Liberal welfare regimes
"Liberal" in terms of economic philosophy, enshrining the market's ability to provide social services and minimizing the state's role to a back-up provider.  
Views the labor market as the main mechanism for distributing income (the primary means for securing welfare), and the individual as the primary recipient of social welfare
Exemplified by the US, the UK, Canada, Australia, and New Zealand.


Social democratic welfare regimes
Takes welfare provision out of the market and makes it the responsibility of the state, which is charged with guaranteeing the resources and motivations its citizens need to work.
Emphasizes a universal system of entitlements; thus, citizens of all economic and social categories are eligible for the same pensions, services, benefits and protections.
Exemplified by Scandinavian countries: Sweden, Norway, Denmark, Finland, and Iceland.


Conservative welfare regimes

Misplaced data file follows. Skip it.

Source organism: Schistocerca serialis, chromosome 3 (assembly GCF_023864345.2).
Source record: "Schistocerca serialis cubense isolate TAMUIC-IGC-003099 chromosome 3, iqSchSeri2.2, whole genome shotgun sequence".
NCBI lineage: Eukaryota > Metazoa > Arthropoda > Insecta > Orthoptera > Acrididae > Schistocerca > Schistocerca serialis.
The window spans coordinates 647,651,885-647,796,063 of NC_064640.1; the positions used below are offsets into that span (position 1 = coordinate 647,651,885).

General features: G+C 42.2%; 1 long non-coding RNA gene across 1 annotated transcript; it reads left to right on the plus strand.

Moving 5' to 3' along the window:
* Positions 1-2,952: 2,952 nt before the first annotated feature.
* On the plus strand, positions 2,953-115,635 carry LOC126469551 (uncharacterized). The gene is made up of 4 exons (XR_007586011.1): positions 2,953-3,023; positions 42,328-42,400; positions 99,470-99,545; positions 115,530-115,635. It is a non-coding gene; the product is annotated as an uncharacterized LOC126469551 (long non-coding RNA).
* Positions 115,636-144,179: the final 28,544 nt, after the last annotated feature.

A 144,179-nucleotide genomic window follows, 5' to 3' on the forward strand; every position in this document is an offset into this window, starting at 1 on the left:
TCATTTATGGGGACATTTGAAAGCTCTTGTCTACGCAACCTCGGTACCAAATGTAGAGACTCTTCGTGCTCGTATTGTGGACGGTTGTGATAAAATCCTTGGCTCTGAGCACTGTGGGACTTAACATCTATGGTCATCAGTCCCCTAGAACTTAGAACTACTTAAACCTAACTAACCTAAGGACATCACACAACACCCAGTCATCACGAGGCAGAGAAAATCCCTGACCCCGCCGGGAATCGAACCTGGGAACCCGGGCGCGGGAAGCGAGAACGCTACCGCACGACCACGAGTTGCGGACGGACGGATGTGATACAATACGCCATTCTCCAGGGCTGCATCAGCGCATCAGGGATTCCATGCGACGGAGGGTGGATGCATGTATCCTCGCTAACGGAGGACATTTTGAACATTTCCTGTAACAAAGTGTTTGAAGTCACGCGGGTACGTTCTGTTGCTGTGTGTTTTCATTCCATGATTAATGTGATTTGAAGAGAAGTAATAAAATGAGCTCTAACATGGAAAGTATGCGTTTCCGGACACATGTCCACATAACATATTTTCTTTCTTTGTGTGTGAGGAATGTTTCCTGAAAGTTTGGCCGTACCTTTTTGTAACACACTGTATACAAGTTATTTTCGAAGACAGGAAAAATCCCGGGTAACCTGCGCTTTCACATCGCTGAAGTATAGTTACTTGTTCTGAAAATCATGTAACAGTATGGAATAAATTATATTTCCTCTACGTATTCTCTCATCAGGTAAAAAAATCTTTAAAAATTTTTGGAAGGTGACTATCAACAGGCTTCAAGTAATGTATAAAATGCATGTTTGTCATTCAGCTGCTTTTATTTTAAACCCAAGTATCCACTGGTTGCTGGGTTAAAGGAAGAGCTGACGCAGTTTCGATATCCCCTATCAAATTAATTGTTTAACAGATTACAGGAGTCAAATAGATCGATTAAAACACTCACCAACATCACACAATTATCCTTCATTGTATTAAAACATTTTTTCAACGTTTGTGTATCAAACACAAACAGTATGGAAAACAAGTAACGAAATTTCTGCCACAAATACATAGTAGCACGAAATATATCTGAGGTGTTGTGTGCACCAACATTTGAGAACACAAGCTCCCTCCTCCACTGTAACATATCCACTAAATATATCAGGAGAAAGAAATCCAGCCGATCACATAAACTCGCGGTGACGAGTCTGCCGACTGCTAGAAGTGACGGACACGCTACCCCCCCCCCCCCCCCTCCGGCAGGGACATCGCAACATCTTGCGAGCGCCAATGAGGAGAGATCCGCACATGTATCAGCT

Reflects culturally conservative influences: as Catholic/Confucian social teachings, Christian Democratic parties, or the nation-state's origins as an authoritarian governments or monarchy.
Gives a large role to dominant corporatist bodies, so that the benefits and insurance that the state provides (the private sector generally plays a smaller role) are negotiated and hoarded by occupational groups like industrial workers and civil servants .
Endorses a policy of familialism, viewing the family as the normative caregiver and distributes welfare benefits through the stably employed single-breadwinner (i.e., father).
Exemplified by Continental Europe and Japan.


Sources: Gøsta Esping-Andersen, The Three Worlds of Welfare Capitalism ( Princeton University Press, 1990); Janet C. Gornick and Marcia K. Meyers, Families That Work (Russell Sage Foundation, 2003).


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